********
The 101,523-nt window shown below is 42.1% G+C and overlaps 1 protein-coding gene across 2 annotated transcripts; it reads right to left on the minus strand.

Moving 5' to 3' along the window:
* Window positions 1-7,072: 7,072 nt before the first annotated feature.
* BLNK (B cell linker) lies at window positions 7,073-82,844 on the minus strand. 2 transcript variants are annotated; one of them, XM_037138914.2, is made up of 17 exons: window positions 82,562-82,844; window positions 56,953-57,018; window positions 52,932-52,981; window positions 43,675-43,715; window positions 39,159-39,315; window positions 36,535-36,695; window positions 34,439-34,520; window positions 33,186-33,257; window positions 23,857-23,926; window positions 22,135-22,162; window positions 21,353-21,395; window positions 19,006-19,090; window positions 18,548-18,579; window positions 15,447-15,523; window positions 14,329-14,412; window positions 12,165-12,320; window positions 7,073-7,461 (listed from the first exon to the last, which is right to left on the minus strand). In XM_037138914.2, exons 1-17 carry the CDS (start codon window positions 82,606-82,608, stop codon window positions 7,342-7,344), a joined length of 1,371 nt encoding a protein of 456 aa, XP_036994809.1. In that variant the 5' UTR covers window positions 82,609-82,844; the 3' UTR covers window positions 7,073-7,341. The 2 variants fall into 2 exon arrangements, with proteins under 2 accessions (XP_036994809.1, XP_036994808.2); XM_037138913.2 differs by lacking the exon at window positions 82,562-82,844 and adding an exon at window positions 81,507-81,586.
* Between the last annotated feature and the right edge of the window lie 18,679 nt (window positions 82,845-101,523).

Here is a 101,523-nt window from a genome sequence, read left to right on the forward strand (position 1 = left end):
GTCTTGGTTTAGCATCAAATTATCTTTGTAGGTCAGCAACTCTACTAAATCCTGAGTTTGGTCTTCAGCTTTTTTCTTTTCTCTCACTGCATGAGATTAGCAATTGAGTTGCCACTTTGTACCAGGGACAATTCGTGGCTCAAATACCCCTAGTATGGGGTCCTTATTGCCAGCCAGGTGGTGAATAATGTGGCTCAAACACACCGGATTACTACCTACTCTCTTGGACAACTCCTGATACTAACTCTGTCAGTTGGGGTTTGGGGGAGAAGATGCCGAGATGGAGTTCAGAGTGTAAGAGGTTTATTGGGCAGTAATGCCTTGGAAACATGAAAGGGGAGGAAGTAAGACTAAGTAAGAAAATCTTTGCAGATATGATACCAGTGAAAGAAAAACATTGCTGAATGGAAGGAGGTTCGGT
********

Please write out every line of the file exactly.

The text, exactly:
The 101,523-nt window shown below is 42.1% G+C and overlaps 1 protein-coding gene across 2 annotated transcripts; it reads right to left on the minus strand.

Moving 5' to 3' along the window:
* Window positions 1-7,072: 7,072 nt before the first annotated feature.
* BLNK (B cell linker) lies at window positions 7,073-82,844 on the minus strand. 2 transcript variants are annotated; one of them, XM_037138914.2, is made up of 17 exons: window positions 82,562-82,844; window positions 56,953-57,018; window positions 52,932-52,981; window positions 43,675-43,715; window positions 39,159-39,315; window positions 36,535-36,695; window positions 34,439-34,520; window positions 33,186-33,257; window positions 23,857-23,926; window positions 22,135-22,162; window positions 21,353-21,395; window positions 19,006-19,090; window positions 18,548-18,579; window positions 15,447-15,523; window positions 14,329-14,412; window positions 12,165-12,320; window positions 7,073-7,461 (listed from the first exon to the last, which is right to left on the minus strand). In XM_037138914.2, exons 1-17 carry the CDS (start codon window positions 82,606-82,608, stop codon window positions 7,342-7,344), a joined length of 1,371 nt encoding a protein of 456 aa, XP_036994809.1. In that variant the 5' UTR covers window positions 82,609-82,844; the 3' UTR covers window positions 7,073-7,341. The 2 variants fall into 2 exon arrangements, with proteins under 2 accessions (XP_036994809.1, XP_036994808.2); XM_037138913.2 differs by lacking the exon at window positions 82,562-82,844 and adding an exon at window positions 81,507-81,586.
* Between the last annotated feature and the right edge of the window lie 18,679 nt (window positions 82,845-101,523).

Here is a 101,523-nt window from a genome sequence, read left to right on the forward strand (position 1 = left end):
GTCTTGGTTTAGCATCAAATTATCTTTGTAGGTCAGCAACTCTACTAAATCCTGAGTTTGGTCTTCAGCTTTTTTCTTTTCTCTCACTGCATGAGATTAGCAATTGAGTTGCCACTTTGTACCAGGGACAATTCGTGGCTCAAATACCCCTAGTATGGGGTCCTTATTGCCAGCCAGGTGGTGAATAATGTGGCTCAAACACACCGGATTACTACCTACTCTCTTGGACAACTCCTGATACTAACTCTGTCAGTTGGGGTTTGGGGGAGAAGATGCCGAGATGGAGTTCAGAGTGTAAGAGGTTTATTGGGCAGTAATGCCTTGGAAACATGAAAGGGGAGGAAGTAAGACTAAGTAAGAAAATCTTTGCAGATATGATACCAGTGAAAGAAAAACATTGCTGAATGGAAGGAGGTTCGGT